Fr. Míċeál O'Neill Elected to USG Committees

The Carmelite Prior General, Míċeál O'Neill, O. Carm., was elected to the executive committee of the Union of Superiors General (USG). He will represent the Mendicant orders. Fr. Míċéal was also selected as one of the members of the so-called Commission of 16.

The Executive Committee is responsible for the ordinary decisions of the Union and for implementation of resolutions of the Assembly. The Commission of 16 is made up of eight male religious and eight female religious. They have the charge of engaging in formal dialogue with the Congregation for Institutes of Consecrated Life and Associations of Apostolic Life from time to time.

The members also elected Fr. Arturo Sosa S.J., for a second term as president of the USG. The newly elected serve for the period 2021-2024.

The USG was created "to promote the life and mission of the individual institutes at the service of the Church, for a more effective collaboration among them, and for a more fruitful contact with the Holy See and hierarchy. Its members are the superior generals of men’s Religious Institutes or Societies of Apostolic Life of Pontifical Right. Practically it is a voluntary forum for the exchange information and accompaniment.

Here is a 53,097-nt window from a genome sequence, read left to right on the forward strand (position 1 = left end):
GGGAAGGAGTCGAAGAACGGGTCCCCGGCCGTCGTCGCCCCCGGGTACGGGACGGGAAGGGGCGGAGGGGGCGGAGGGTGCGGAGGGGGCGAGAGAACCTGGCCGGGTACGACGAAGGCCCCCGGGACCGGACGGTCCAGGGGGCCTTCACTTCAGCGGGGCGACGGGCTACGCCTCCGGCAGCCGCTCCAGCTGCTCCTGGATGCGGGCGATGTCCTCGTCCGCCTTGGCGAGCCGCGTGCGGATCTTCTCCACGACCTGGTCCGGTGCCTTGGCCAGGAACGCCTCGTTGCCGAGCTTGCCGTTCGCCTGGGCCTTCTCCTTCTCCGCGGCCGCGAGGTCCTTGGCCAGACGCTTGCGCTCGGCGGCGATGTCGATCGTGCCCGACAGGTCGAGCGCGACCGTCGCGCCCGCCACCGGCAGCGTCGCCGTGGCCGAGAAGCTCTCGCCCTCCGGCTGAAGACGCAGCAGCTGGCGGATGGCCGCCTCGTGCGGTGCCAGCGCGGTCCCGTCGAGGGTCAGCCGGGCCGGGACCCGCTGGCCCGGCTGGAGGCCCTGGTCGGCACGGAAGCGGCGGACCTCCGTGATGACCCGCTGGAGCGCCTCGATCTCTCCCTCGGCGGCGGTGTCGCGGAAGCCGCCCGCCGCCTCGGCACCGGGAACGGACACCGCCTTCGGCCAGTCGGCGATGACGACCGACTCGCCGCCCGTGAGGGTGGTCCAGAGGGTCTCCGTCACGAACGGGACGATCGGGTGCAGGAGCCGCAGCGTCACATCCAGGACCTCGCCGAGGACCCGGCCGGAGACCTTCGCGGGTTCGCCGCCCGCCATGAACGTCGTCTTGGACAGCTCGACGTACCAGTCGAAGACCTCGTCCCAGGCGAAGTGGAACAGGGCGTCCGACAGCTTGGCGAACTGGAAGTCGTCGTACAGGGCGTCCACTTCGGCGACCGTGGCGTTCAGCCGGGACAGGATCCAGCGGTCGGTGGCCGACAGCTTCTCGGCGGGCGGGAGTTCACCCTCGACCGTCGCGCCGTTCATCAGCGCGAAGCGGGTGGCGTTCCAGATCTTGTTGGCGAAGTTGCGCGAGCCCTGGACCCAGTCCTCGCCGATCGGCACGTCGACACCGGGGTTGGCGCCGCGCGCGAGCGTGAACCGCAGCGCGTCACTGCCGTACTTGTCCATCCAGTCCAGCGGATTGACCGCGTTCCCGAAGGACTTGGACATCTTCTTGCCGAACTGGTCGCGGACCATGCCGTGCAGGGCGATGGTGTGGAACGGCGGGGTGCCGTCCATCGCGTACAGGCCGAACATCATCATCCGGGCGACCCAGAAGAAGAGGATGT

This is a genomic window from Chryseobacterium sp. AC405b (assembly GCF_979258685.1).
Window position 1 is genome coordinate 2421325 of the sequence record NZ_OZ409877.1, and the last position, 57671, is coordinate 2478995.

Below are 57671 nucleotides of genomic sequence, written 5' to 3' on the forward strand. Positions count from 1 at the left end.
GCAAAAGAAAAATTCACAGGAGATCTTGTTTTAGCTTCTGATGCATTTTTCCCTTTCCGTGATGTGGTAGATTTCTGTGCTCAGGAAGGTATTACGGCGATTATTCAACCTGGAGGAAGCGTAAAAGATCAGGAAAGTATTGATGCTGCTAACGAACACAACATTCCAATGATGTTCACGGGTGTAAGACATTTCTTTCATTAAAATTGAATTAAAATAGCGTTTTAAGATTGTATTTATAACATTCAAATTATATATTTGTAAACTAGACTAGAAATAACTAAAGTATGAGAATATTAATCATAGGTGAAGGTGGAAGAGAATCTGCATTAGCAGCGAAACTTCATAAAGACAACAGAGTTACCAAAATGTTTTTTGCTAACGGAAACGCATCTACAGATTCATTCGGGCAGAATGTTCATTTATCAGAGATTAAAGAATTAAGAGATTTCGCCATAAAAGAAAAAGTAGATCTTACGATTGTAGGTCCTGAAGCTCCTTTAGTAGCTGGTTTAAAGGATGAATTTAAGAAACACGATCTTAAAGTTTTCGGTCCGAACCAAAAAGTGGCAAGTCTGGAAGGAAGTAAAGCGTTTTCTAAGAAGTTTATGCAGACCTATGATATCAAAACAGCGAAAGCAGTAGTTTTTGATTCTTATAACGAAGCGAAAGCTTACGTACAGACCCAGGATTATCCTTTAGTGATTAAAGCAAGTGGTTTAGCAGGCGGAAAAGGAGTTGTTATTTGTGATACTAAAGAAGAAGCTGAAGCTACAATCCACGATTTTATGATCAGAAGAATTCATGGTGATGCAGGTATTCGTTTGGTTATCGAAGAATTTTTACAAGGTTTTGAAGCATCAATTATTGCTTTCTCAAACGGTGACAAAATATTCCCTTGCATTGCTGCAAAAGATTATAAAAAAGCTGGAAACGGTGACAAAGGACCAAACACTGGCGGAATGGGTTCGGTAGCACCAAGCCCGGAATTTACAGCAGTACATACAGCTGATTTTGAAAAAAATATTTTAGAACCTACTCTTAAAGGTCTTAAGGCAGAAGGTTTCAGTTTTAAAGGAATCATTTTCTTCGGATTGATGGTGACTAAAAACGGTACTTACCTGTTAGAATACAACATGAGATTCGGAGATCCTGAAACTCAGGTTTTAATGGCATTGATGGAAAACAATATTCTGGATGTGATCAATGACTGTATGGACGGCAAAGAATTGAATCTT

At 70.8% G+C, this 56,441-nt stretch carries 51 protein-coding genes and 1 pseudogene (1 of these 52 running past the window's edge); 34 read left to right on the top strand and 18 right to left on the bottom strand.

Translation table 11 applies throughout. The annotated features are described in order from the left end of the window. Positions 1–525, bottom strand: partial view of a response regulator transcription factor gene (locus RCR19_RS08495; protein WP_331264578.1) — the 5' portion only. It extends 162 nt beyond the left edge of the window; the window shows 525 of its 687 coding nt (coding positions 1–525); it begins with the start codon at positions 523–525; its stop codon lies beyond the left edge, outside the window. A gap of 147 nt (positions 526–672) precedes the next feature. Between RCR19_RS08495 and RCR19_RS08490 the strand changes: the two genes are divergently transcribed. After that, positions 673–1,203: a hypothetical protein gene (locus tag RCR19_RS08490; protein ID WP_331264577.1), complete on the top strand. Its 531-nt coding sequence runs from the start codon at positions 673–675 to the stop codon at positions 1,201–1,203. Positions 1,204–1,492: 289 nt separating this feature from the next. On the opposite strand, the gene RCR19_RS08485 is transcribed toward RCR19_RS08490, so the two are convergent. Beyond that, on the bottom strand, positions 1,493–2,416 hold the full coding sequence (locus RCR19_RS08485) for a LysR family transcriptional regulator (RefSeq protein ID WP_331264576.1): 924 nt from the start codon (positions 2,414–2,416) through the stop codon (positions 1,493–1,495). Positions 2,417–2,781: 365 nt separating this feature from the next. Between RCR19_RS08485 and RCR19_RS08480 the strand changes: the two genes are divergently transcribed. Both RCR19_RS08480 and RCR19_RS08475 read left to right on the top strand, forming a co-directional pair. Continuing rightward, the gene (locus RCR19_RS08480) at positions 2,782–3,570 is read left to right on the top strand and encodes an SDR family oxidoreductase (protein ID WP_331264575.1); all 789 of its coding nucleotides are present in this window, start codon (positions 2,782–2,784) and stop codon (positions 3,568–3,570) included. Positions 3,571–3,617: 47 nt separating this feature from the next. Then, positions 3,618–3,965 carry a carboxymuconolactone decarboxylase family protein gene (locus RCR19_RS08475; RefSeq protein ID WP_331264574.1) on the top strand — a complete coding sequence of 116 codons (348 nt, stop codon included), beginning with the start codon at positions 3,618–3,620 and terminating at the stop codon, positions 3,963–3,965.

The organization’s 96th Assembly was held on November 24-26, 2021, at the Fraterna Domus, a facility of the Associazione Volontari del Servizio Sociale Cristiano.

 USG Conference 1 450

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Fr. Míceál O'Neill, O.Carm., Prior General of the Order, invites all the Carmelite Family members to have a joyful and prayerful celebration of the Feast of Our Lady of Mount Carmel on the 16 July 2021.

Watch here

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Wednesday, 23 December 2020 04:49

A message for Christmas

A Happy Christmas to one and all. It is that time of year when we have the joy of wishing one another the blessings of Christmas. I extend my good wishes and the good wishes of our General Council to all the Carmelite friars around the world,  to the contemplative nuns, the sisters and brothers in apostolic congregations and the many lay Carmelite men and women who rejoice in being members of the Carmelite Family.